Another thing with vstís is loading times.. at home no problem, but using them live takes precautions to make vst sounds preload...

Next, vstís can be an expensive hobby...  thats why i am more and more intrigued by the ipad, which offers sounds and packs on par with the best VSTís but at a much better price..  sur ethere is much less choice... but then there is allready more then we ever need..
Keyszone.boards.net for all the latest keyboard news and information.
 
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Offline markstyles

Re: using VST Plugins, Sample Libraries with genos
« Reply #6 on: January 13, 2019, 06:11:18 PM »
I'm so sorry... It dawned on me this morning, you were asking about using VSTs, VI along side and with your Genos...   I guess I was having a senior moment..    I use Logic Pro with a lot of Kontakt, UVI libraries, and a bunch of virtual instruments. 

I figure out, and record the left hand chords for Genos in my DAW.  sync  Genos to follow DAW.  Then I mix and match different Genos style parts. Sometimes using Genos, or else Kontakt, or Falcon (which runs UVI libraries).. Sampletank, Musiclab, Rob Papen, Arturia, A.I.R technologies, Superior Drums,Drum-a-gog.

I like using VI's because you can almost instantly bounce them offline, into audio in your DAW..  I will use different instrument parts, from different styles, I will individually overdub just one new style part, while Logic is playing all I previously recorded.  The nice thing, is you can switch between your main sections, at different times. so everything doesn't switch at the same time.

I sometime might record four different bass midi styles from Genos.  Cut them into one bar chunks, then switch between the four different styles..  You get a bass part, much more complex than from just using a style..  Same with other instruments.  One great benefit, is to record a Genos style, then analyze, and learn to play it.  It teaches you a lot.

In spite of having to record Genos parts into your DAW in real time.  The real beauty as mentioned by Bachus is  Genos's real strength are the  Articulation , and mega patches.  They can really outshine sample libraries in some aspects. I have a few other hardware synths, but mostly stick to virtual instruments and Genos.. It keeps my set-up small.

I have also toyed with creating minor changes in the CHORD track (additional complementary faster changing related chords), in my DAW.  I feed this to Genos, for complex kbd, or guitar  part.
It takes patience, time. AND it also gives you major insight into creating music.

Another trick, is using Genos Intro's and Outro's with your DAW.. You can tack a different intro onto your song, play the intro blocked CHORD  from DAW,  you can change key, or chords during a long 8 bar intro.  Sounds like you studied 3 years, of music theory, besides sounding stunning and different.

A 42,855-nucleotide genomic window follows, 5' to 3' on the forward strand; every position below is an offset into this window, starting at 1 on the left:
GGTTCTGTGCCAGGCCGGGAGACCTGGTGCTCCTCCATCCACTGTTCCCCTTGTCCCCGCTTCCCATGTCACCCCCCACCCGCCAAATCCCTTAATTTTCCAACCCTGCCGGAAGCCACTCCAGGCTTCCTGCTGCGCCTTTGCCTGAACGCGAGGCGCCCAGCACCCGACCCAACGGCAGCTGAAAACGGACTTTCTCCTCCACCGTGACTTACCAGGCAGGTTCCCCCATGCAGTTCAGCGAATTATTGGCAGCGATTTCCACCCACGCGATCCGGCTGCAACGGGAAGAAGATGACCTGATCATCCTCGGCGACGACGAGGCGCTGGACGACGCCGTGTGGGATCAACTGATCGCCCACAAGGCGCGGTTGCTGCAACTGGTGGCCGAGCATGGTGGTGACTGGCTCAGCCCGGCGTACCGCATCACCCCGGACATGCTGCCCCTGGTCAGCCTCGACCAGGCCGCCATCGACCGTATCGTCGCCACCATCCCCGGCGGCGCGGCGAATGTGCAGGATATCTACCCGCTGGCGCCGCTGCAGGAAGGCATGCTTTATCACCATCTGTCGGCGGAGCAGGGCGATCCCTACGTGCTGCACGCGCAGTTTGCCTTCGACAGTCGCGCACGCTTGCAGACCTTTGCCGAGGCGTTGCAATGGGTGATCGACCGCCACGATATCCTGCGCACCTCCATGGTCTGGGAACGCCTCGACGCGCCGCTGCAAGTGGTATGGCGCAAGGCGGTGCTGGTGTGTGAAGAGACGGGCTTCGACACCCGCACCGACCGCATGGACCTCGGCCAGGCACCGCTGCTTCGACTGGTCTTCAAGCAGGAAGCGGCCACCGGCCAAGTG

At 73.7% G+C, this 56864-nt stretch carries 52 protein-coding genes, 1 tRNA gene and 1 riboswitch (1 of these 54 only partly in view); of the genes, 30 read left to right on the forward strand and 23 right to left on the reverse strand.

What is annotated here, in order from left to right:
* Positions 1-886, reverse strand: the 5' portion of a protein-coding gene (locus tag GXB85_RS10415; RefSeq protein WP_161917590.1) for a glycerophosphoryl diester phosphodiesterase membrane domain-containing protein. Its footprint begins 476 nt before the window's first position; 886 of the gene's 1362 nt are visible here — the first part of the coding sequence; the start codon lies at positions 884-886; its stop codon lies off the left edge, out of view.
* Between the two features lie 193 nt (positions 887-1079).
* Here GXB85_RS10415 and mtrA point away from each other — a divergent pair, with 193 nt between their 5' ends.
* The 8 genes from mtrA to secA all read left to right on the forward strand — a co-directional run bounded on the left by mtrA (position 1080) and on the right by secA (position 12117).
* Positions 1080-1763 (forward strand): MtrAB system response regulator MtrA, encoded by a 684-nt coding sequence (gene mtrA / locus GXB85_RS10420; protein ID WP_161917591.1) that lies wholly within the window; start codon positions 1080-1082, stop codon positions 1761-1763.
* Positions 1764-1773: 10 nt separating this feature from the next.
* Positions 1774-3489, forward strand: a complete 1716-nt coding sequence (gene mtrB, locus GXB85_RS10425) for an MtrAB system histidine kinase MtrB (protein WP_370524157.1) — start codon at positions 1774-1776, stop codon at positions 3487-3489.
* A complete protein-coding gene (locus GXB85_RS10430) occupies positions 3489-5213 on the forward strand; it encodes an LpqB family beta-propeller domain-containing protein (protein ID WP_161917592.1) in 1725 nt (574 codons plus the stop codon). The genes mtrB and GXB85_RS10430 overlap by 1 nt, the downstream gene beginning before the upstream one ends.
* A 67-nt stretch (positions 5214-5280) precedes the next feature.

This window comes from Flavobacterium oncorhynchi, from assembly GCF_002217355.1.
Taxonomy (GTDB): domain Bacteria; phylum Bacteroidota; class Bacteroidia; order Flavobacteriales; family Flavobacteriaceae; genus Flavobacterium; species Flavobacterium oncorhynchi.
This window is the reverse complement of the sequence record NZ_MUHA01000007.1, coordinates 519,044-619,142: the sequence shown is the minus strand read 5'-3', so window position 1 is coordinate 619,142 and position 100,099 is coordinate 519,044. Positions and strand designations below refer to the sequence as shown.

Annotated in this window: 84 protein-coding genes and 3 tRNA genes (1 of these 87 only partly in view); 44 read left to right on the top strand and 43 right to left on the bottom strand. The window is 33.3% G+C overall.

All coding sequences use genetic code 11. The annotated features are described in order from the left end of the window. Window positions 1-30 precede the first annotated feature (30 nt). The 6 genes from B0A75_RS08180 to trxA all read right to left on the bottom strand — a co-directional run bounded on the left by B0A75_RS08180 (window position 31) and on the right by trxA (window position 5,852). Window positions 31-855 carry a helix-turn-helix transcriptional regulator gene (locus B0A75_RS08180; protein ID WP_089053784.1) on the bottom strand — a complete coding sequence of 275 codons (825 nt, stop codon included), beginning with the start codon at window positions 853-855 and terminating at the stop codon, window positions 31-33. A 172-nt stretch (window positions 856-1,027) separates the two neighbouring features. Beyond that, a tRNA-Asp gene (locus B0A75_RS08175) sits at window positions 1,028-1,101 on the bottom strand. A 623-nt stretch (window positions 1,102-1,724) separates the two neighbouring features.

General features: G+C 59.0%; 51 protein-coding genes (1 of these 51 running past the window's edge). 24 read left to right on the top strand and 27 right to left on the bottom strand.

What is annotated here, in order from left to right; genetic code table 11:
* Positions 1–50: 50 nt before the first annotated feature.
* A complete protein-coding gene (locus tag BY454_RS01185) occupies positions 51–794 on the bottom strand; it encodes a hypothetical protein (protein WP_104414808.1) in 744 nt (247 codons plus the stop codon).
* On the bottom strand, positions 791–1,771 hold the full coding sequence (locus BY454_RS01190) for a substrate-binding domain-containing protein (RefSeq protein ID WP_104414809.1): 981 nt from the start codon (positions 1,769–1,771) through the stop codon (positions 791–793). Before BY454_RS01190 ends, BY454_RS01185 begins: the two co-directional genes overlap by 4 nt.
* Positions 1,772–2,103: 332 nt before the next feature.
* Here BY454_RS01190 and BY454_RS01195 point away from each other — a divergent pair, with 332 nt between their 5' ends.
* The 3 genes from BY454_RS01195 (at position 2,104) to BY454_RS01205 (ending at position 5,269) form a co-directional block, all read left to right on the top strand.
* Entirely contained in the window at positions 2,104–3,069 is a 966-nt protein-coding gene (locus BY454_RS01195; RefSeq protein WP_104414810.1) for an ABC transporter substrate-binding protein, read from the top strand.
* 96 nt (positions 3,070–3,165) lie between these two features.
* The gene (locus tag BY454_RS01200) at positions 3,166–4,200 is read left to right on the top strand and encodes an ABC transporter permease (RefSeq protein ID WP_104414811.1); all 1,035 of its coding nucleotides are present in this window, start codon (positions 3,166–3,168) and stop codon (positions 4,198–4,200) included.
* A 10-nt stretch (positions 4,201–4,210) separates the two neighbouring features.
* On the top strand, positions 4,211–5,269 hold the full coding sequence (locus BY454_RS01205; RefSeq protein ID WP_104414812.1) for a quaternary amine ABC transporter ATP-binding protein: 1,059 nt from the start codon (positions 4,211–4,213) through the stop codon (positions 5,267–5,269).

Or you can go as simple as just recording Genos into your Daw, substituting or adding some virtual instruments, to the mix. You can also use some more expensive, reverbs, compressors, mastering plug-ins.  I most often substitute Genos drums for Superior drum sounds, or Drum-a-gog or Steven Slates drum replacement system. 

It all depends on how involved you want to get with things. 

SO,  Genos by itself is perfectly excellent, and might be the only tool you need, or you can use any/all of the above or find other techniques..  The beauty of music, is it can provide excitement, joy, regardless of your abilities.  Anyone can create and enjoy music, Those of us, who purchase hi end arrangers, have many more tools/techniques at our hands. 

I used to own a ton of hardware synths, but bought a Tyros years ago, stripped down my studio, to just a few instruments.  I also really did not fair well at playing a Genos live.  Moving thru windows, making changes on the fly.  I could not remember the sequence of steps to take. So i had to resort using a DAW.  I also very much appreciate folks here who can memorize all the had movements to make an interesting piece, live in real time. 

Have fun
 

Offline mrkim

Re: using VST Plugins, Sample Libraries with genos
« Reply #7 on: January 13, 2019, 09:56:46 PM »
Hi thanks to all that has replied a lot of great information,i am new to vst and sample lib and  draws . i see that many of the sample lib say they are stand alone. i take it that means you do not need a draw? if so if your main purpose is just to use the sounds to play along with genos  do you need a draw  what are the pros cons with and with out draw.Do most of  you use your genos to play the vst sounds or use a keyboard.  love hearing all your advice, thanks kim
 

Offline Joe H

Re: using VST Plugins, Sample Libraries with genos
« Reply #8 on: January 14, 2019, 12:30:06 AM »
Why not just buy some expansion packs.  The Genos has lots of expansion memory.

Joe H
Music is the Universal Language!

My Article: Using Multi Pads for EDM. Download Regs, Styles & MPs:  http://psrtutorial.com/music/articles/dancemusic.html
 

Online Bachus

Re: using VST Plugins, Sample Libraries with genos
« Reply #9 on: January 14, 2019, 05:43:05 AM »
Why not just buy some expansion packs.  The Genos has lots of expansion memory.